And I’m here to tell you that you are right to be optimistic.  (Applause.)  You are right to be optimistic.  Consider this:  Since the time most of you graduated from high school, fewer Americans are at war.  More have health insurance.  More are graduating from college.  Our businesses have added more than 9 million new jobs.  The number of states where you’re free to marry who you love has more than doubled.  (Applause.) And that’s just some of the progress that you’ve seen while you’ve been studying here at UC Irvine.

But we do face real challenges:  Rebuilding the middle class and reversing inequality’s rise.  Reining in college costs.  Protecting voting rights.  Welcoming the immigrants and young dreamers who keep this country vibrant.  Stemming the tide of violence that guns inflict on our schools.  We’ve got some big challenges.  And if you’re fed a steady diet of cynicism that says nobody is trustworthy and nothing works, and there’s no way we can actually address these problems, then the temptation is too just go it alone, to look after yourself and not participate in the larger project of achieving our best vision of America. 

And I’m here to tell you, don’t believe the cynicism.  Guard against it.  Don’t buy into it.  Today, I want to use one case study to show you that progress is possible and perseverance is critical.  I want to show you how badly we need you — both your individual voices and your collective efforts — to give you the chance you seek to change the world, and maybe even save it. 

I’m going to talk about one of the most significant long-term challenges that our country and our planet faces:  the growing threat of a rapidly changing climate.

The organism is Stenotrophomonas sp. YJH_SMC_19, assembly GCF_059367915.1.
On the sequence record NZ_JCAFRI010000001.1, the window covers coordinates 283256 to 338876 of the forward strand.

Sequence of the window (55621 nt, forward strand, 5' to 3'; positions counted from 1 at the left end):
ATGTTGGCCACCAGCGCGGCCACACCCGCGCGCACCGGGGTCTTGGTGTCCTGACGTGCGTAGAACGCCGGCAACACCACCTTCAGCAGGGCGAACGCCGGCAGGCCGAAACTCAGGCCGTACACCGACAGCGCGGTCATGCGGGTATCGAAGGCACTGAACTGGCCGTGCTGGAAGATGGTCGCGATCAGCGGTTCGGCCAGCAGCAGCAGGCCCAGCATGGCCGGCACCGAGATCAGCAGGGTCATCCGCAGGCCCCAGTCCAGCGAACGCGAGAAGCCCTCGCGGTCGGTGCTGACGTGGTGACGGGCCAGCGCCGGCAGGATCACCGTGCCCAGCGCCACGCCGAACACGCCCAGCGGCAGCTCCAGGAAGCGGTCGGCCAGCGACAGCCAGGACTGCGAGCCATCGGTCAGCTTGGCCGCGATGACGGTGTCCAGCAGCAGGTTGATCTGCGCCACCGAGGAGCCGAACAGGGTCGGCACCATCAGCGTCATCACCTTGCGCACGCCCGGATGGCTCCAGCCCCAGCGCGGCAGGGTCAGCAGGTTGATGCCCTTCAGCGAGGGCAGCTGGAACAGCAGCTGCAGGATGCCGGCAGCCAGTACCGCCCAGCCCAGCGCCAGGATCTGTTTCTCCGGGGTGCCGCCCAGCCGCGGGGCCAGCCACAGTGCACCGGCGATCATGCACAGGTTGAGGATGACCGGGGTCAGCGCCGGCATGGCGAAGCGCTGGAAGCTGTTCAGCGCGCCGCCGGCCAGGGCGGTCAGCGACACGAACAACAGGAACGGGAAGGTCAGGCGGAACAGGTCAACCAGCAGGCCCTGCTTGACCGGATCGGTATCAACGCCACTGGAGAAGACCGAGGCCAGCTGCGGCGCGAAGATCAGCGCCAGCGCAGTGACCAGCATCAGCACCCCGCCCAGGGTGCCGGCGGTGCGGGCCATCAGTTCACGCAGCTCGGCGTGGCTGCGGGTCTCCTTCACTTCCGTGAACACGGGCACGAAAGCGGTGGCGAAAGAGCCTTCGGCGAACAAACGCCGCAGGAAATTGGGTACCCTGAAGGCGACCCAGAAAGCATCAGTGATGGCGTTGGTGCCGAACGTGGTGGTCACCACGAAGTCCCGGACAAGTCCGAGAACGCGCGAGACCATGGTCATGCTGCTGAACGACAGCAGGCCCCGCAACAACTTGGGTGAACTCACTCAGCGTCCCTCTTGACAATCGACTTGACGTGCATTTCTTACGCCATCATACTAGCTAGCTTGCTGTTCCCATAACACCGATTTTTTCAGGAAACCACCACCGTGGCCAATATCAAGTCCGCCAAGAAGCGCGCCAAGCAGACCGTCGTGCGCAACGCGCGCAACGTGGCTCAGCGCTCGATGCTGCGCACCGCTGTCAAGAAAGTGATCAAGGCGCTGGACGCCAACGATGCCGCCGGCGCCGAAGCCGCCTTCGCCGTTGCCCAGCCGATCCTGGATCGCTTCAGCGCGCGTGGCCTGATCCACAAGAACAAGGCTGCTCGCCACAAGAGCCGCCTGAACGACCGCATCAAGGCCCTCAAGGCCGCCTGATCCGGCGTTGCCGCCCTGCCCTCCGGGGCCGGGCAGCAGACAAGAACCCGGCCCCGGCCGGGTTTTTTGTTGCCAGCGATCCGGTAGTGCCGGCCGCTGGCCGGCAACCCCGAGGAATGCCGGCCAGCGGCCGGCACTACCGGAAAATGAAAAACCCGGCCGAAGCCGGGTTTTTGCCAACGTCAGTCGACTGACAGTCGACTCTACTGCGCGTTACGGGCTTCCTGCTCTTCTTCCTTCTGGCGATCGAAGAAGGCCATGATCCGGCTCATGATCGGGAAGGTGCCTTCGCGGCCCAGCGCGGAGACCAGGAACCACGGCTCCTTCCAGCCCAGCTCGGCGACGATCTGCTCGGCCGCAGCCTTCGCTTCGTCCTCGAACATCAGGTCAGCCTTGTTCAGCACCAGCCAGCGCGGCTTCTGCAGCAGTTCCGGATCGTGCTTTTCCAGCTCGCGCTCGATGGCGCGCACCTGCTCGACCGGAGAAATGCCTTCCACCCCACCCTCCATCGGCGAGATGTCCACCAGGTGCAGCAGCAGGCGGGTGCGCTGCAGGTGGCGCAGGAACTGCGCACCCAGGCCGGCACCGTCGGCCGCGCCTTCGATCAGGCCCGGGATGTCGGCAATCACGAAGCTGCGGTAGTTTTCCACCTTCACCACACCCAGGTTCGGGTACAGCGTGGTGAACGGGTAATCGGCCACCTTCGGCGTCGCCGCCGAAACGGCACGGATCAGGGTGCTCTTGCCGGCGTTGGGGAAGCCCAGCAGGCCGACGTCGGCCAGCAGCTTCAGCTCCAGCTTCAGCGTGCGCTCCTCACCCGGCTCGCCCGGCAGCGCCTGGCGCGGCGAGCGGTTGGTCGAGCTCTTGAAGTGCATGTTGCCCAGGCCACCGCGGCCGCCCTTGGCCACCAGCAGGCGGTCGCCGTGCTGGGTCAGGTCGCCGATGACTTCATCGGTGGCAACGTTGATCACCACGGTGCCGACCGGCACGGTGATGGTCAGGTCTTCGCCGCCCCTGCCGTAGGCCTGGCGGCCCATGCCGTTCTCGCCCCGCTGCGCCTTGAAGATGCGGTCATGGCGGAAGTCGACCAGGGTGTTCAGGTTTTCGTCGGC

Now, this isn’t a policy speech.  I understand it’s a commencement, and I already delivered a long climate address last summer.  I remember because it was 95 degrees and my staff had me do it outside, and I was pouring with sweat — as a visual aid.  (Laughter.)  And since this is a very educated group, you already know the science.  Burning fossil fuels release carbon dioxide.  Carbon dioxide traps heat.  Levels of carbon dioxide in our atmosphere are higher than they’ve been in 800,000 years. 

We know the trends.  The 18 warmest years on record have all happened since you graduates were born.  We know what we see with our own eyes.  Out West, firefighters brave longer, harsher wildfire seasons; states have to budget for that.  Mountain towns worry about what smaller snowpacks mean for tourism.  Farmers and families at the bottom worry about what it will mean for their water.  In cities like Norfolk and Miami, streets now flood frequently at high tide.  Shrinking icecaps have National Geographic making the biggest change in its atlas since the Soviet Union broke apart.

So the question is not whether we need to act.  The overwhelming judgment of science, accumulated and measured and reviewed over decades, has put that question to rest.  The question is whether we have the will to act before it’s too late.  For if we fail to protect the world we leave not just to my children, but to your children and your children’s children, we will fail one of our primary reasons for being on this world in the first place.  And that is to leave the world a little bit better for the next generation.